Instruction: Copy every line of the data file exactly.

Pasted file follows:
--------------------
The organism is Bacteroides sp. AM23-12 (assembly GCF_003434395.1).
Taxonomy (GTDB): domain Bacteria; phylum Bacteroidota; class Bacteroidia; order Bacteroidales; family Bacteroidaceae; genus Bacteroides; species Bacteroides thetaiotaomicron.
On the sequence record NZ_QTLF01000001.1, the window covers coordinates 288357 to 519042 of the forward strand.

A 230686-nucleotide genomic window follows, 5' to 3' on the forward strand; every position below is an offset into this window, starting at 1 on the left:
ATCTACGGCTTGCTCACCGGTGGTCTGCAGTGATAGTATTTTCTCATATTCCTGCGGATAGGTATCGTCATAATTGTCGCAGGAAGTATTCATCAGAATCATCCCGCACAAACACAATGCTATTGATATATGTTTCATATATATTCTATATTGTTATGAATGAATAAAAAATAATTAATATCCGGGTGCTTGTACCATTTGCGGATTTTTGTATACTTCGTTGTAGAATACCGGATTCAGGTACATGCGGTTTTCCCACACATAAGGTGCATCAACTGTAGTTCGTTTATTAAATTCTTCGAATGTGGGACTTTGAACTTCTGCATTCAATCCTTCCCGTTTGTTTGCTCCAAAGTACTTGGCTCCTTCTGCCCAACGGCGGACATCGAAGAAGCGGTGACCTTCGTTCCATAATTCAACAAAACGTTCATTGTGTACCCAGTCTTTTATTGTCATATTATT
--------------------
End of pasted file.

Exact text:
The organism is Bacteroides sp. AM23-12 (assembly GCF_003434395.1).
Taxonomy (GTDB): domain Bacteria; phylum Bacteroidota; class Bacteroidia; order Bacteroidales; family Bacteroidaceae; genus Bacteroides; species Bacteroides thetaiotaomicron.
On the sequence record NZ_QTLF01000001.1, the window covers coordinates 288357 to 519042 of the forward strand.

A 230686-nucleotide genomic window follows, 5' to 3' on the forward strand; every position below is an offset into this window, starting at 1 on the left:
ATCTACGGCTTGCTCACCGGTGGTCTGCAGTGATAGTATTTTCTCATATTCCTGCGGATAGGTATCGTCATAATTGTCGCAGGAAGTATTCATCAGAATCATCCCGCACAAACACAATGCTATTGATATATGTTTCATATATATTCTATATTGTTATGAATGAATAAAAAATAATTAATATCCGGGTGCTTGTACCATTTGCGGATTTTTGTATACTTCGTTGTAGAATACCGGATTCAGGTACATGCGGTTTTCCCACACATAAGGTGCATCAACTGTAGTTCGTTTATTAAATTCTTCGAATGTGGGACTTTGAACTTCTGCATTCAATCCTTCCCGTTTGTTTGCTCCAAAGTACTTGGCTCCTTCTGCCCAACGGCGGACATCGAAGAAGCGGTGACCTTCGTTCCATAATTCAACAAAACGTTCATTGTGTACCCAGTCTTTTATTGTCATATTATT